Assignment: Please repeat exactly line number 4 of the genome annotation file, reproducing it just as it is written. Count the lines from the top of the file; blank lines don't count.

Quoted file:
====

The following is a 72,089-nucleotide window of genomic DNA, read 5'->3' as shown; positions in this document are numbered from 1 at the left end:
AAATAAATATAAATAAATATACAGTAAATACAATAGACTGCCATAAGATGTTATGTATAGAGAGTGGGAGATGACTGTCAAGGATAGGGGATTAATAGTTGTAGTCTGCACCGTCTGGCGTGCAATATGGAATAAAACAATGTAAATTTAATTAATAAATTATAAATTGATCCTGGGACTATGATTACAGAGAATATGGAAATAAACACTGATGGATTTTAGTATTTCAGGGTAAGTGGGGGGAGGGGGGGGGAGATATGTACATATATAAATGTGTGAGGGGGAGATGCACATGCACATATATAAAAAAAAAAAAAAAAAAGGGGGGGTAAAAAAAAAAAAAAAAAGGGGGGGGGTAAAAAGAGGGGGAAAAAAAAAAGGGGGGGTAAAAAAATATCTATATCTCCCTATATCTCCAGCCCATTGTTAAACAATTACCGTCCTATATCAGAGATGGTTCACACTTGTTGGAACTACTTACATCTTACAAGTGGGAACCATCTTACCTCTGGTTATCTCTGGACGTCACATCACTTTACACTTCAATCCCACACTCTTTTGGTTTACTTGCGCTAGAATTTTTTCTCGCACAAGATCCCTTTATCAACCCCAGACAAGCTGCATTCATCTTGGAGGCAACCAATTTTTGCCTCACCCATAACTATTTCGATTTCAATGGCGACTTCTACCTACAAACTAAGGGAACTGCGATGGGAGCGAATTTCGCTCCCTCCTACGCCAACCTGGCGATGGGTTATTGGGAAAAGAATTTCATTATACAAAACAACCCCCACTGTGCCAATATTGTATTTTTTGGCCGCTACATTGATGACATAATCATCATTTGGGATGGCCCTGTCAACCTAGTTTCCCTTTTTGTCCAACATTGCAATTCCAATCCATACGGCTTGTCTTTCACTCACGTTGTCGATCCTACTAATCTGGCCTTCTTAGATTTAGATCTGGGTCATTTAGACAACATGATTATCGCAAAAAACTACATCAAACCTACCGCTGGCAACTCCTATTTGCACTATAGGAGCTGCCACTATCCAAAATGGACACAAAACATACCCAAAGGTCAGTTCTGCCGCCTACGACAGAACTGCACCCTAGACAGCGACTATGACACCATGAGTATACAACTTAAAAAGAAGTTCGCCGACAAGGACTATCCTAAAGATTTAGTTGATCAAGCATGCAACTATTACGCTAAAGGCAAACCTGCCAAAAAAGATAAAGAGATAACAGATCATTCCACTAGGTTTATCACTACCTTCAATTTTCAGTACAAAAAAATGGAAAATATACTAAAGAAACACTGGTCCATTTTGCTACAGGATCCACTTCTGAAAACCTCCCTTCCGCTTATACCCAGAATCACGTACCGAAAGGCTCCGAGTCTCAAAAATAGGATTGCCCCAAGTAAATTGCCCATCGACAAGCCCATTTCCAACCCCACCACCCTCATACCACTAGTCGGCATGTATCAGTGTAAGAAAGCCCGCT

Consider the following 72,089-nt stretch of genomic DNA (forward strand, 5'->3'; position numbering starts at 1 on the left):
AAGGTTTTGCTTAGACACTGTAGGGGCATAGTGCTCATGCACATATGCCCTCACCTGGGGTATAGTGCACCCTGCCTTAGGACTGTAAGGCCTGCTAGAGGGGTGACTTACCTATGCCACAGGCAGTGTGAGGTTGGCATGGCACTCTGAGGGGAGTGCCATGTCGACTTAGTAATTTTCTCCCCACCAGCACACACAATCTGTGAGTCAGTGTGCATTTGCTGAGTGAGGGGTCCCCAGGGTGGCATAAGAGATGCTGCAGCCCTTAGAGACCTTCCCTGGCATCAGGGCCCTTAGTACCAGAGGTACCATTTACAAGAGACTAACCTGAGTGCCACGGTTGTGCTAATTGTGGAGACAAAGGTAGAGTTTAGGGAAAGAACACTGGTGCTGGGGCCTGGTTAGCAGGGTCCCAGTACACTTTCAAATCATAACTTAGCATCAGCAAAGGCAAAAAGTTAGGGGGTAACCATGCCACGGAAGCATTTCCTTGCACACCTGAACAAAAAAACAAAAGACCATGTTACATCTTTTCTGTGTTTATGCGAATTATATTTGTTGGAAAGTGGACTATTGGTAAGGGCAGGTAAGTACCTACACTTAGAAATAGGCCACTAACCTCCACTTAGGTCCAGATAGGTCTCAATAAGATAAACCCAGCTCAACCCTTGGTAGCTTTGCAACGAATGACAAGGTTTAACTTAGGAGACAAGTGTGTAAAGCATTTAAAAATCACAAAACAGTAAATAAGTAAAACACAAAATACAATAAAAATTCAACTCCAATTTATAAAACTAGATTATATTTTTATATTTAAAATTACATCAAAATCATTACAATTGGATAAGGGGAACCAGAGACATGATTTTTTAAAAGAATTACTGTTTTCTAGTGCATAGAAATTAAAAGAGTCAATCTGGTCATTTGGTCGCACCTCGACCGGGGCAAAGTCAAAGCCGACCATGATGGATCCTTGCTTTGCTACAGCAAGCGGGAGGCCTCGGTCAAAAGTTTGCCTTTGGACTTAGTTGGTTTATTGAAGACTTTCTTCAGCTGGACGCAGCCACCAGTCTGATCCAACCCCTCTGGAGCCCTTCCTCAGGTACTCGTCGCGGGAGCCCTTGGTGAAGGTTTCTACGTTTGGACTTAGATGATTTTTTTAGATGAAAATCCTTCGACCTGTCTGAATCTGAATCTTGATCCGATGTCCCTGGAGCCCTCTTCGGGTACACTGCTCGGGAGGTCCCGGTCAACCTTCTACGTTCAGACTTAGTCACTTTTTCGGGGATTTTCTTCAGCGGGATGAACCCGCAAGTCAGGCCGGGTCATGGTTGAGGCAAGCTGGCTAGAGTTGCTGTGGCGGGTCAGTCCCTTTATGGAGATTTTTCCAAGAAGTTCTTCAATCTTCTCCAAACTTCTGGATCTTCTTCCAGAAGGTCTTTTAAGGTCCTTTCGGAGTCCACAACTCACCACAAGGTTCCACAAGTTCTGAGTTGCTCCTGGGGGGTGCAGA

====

AAGGTTTTGCTTAGACACTGTAGGGGCATAGTGCTCATGCACATATGCCCTCACCTGGGGTATAGTGCACCCTGCCTTAGGACTGTAAGGCCTGCTAGAGGGGTGACTTACCTATGCCACAGGCAGTGTGAGGTTGGCATGGCACTCTGAGGGGAGTGCCATGTCGACTTAGTAATTTTCTCCCCACCAGCACACACAATCTGTGAGTCAGTGTGCATTTGCTGAGTGAGGGGTCCCCAGGGTGGCATAAGAGATGCTGCAGCCCTTAGAGACCTTCCCTGGCATCAGGGCCCTTAGTACCAGAGGTACCATTTACAAGAGACTAACCTGAGTGCCACGGTTGTGCTAATTGTGGAGACAAAGGTAGAGTTTAGGGAAAGAACACTGGTGCTGGGGCCTGGTTAGCAGGGTCCCAGTACACTTTCAAATCATAACTTAGCATCAGCAAAGGCAAAAAGTTAGGGGGTAACCATGCCACGGAAGCATTTCCTTGCACACCTGAACAAAAAAACAAAAGACCATGTTACATCTTTTCTGTGTTTATGCGAATTATATTTGTTGGAAAGTGGACTATTGGTAAGGGCAGGTAAGTACCTACACTTAGAAATAGGCCACTAACCTCCACTTAGGTCCAGATAGGTCTCAATAAGATAAACCCAGCTCAACCCTTGGTAGCTTTGCAACGAATGACAAGGTTTAACTTAGGAGACAAGTGTGTAAAGCATTTAAAAATCACAAAACAGTAAATAAGTAAAACACAAAATACAATAAAAATTCAACTCCAATTTATAAAACTAGATTATATTTTTATATTTAAAATTACATCAAAATCATTACAATTGGATAAGGGGAACCAGAGACATGATTTTTTAAAAGAATTACTGTTTTCTAGTGCATAGAAATTAAAAGAGTCAATCTGGTCATTTGGTCGCACCTCGACCGGGGCAAAGTCAAAGCCGACCATGATGGATCCTTGCTTTGCTACAGCAAGCGGGAGGCCTCGGTCAAAAGTTTGCCTTTGGACTTAGTTGGTTTATTGAAGACTTTCTTCAGCTGGACGCAGCCACCAGTCTGATCCAACCCCTCTGGAGCCCTTCCTCAGGTACTCGTCGCGGGAGCCCTTGGTGAAGGTTTCTACGTTTGGACTTAGATGATTTTTTTAGATGAAAATCCTTCGACCTGTCTGAATCTGAATCTTGATCCGATGTCCCTGGAGCCCTCTTCGGGTACACTGCTCGGGAGGTCCCGGTCAACCTTCTACGTTCAGACTTAGTCACTTTTTCGGGGATTTTCTTCAGCGGGATGAACCCGCAAGTCAGGCCGGGTCATGGTTGAGGCAAGCTGGCTAGAGTTGCTGTGGCGGGTCAGTCCCTTTATGGAGATTTTTCCAAGAAGTTCTTCAATCTTCTCCAAACTTCTGGATCTTCTTCCAGAAGGTCTTTTAAGGTCCTTTCGGAGTCCACAACTCACCACAAGGTTCCACAAGTTCTGAGTTGCTCCTGGGGGGTGCAGA